Skip to main content

American necessity for unconventional warfare

As the 1950’s came to a close, President Kennedy saw that the failures of traditional military tactics were taking a heavy toll on American lives and saw a need to encompass unconventional warfare in the American battle plan. Large groups of military personnel were easily tracked, trapped, and neutralized by enemy guerilla fighters, and the President made the executive decision to implement new troops trained in special warfare operations in order to counter the Vietcong offensive.

Green Beret

The Army and Navy can trace their special warfare origins back to World War Two, but during the Vietnam War, President Kennedy was so enthused by their potential success in combating the Vietcong insurgents in Southern Vietnam that he revamped the standing special forces and implemented in new strength in Vietnam. First, in 1961, Kennedy personally met with the Army First Special Forces in Fort Bragg. The president was so impressed that he immediately put them in charge of Special Forces operations in Vietnam, and dubbed this group the “Army Green Berets” because of their distinctive headgear (Kelly 5).

The Army First Special Forces, called the “Army Green Berets,” were named thus because of the distinguishing headwear these elite units wore.  Green Berets painted their faces when going on mission to further conceal themselves and operate with extreme stealth.  The Vietcong referred to these Green Berets (and Navy SEALs) as “monsters with green faces” because of their ability to seemingly appear out of nowhere and accomplish their mission.

Navy SEALs

A year later Kennedy made similar improvements to the Naval Special Warfare community. From the existing Navy underwater demolitions teams - which had made the beach landings at Normandy, Iwo Jima possible and many more amphibious offensives during WW2 possible  - Kennedy pulled the best and brightest operators to create the first members of SEAL Teams One and Two.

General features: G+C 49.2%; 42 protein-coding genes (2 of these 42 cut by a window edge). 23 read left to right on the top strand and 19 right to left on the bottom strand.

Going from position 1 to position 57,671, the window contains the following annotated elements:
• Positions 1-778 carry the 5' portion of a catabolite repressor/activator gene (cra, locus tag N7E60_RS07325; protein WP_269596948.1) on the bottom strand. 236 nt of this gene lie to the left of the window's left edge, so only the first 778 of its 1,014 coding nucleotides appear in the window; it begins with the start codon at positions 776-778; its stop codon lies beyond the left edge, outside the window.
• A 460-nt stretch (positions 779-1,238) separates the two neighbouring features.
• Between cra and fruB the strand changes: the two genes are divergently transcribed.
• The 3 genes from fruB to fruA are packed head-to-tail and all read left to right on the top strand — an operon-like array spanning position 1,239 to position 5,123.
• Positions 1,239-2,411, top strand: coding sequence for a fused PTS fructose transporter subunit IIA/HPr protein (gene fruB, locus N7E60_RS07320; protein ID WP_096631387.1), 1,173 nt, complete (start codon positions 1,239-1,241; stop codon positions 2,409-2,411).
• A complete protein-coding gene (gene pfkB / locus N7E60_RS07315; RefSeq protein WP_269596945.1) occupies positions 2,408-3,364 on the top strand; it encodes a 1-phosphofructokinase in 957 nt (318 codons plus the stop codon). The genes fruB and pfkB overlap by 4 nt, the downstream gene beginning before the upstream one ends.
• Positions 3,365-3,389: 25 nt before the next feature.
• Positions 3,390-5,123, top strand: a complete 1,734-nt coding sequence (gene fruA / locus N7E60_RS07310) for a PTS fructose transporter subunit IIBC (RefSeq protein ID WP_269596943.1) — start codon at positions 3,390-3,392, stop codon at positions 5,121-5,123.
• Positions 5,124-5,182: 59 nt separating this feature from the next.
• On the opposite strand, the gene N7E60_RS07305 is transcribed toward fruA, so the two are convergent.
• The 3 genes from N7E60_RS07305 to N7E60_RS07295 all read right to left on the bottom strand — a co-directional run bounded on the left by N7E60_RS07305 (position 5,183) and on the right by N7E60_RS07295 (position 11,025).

Navy SEALs were the most well-trained soldiers in the American military for water patrols.  Frequently in the war, SEAL teams were sent on boats – such as the one pictured above, of a SEAL boat in the Mekong River Delta – to eliminate enemy guerrillas.  SEALs were stealthy, elite fighters, and they were capable of using less manpower and supplies to greater achieve an objective infantry units were incapable of doing (“SEAL History…”).

 

Kennedy’s new groups of special warfare operators were meticulously trained in insurgency, counter-insurgency, surveillance and reconnaissance, ambushing, stealth, prisoner-rescue operations. He had effectively created the world’s most highly trained guerilla fighters to combat America’s Vietnamese opposition. Although the traditional military forces continued to operate as they had before, the newly implemented groups of Special Warfare fighters had astounding success in neutralizing enemy personnel and planning; American special forces conducted most of their operations under the cover of nightfall, stealthily inserting themselves in known enemy locations to make quick attacks or surveil potential enemy spaces in order to gather intelligence about Vietcong movements.

 

The success of special forces in Vietnam was directly a result of their differentiation from the traditional American military in Vietnam. Infantry units moved in large, easily tracked groups, often wandering unknown territory waiting for the possibility of meeting the enemy with a barrage of gunfire. Special forces operations were much less reactionary; traditionally operating in a firing squad composed of only six members, and they would take the fight directly to an unsuspecting enemy. The Navy SEALs alone, who only operated in Vietnam for six years, had no member go missing or get captured, and they suffered a mere forty-two KIAs but completed over 600 confirmed kills and another 300 probable (but unconfirmed) kills (“SEAL History…”).